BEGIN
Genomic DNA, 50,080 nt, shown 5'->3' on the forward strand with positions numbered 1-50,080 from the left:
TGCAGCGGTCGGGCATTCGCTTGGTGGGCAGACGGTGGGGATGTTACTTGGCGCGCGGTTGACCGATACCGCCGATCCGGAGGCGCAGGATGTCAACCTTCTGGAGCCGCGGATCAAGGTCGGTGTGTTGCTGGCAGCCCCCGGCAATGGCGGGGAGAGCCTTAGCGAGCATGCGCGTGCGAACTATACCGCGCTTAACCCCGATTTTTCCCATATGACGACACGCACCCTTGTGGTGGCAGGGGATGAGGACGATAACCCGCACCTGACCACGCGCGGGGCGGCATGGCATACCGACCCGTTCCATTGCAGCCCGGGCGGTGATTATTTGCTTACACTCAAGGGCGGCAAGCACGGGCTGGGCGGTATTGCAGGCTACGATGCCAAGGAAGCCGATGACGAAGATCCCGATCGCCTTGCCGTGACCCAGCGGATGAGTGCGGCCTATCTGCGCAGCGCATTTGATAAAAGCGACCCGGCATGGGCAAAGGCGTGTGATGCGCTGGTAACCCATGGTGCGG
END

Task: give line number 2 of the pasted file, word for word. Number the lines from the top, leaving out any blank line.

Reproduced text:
TGCAGCGGTCGGGCATTCGCTTGGTGGGCAGACGGTGGGGATGTTACTTGGCGCGCGGTTGACCGATACCGCCGATCCGGAGGCGCAGGATGTCAACCTTCTGGAGCCGCGGATCAAGGTCGGTGTGTTGCTGGCAGCCCCCGGCAATGGCGGGGAGAGCCTTAGCGAGCATGCGCGTGCGAACTATACCGCGCTTAACCCCGATTTTTCCCATATGACGACACGCACCCTTGTGGTGGCAGGGGATGAGGACGATAACCCGCACCTGACCACGCGCGGGGCGGCATGGCATACCGACCCGTTCCATTGCAGCCCGGGCGGTGATTATTTGCTTACACTCAAGGGCGGCAAGCACGGGCTGGGCGGTATTGCAGGCTACGATGCCAAGGAAGCCGATGACGAAGATCCCGATCGCCTTGCCGTGACCCAGCGGATGAGTGCGGCCTATCTGCGCAGCGCATTTGATAAAAGCGACCCGGCATGGGCAAAGGCGTGTGATGCGCTGGTAACCCATGGTGCGG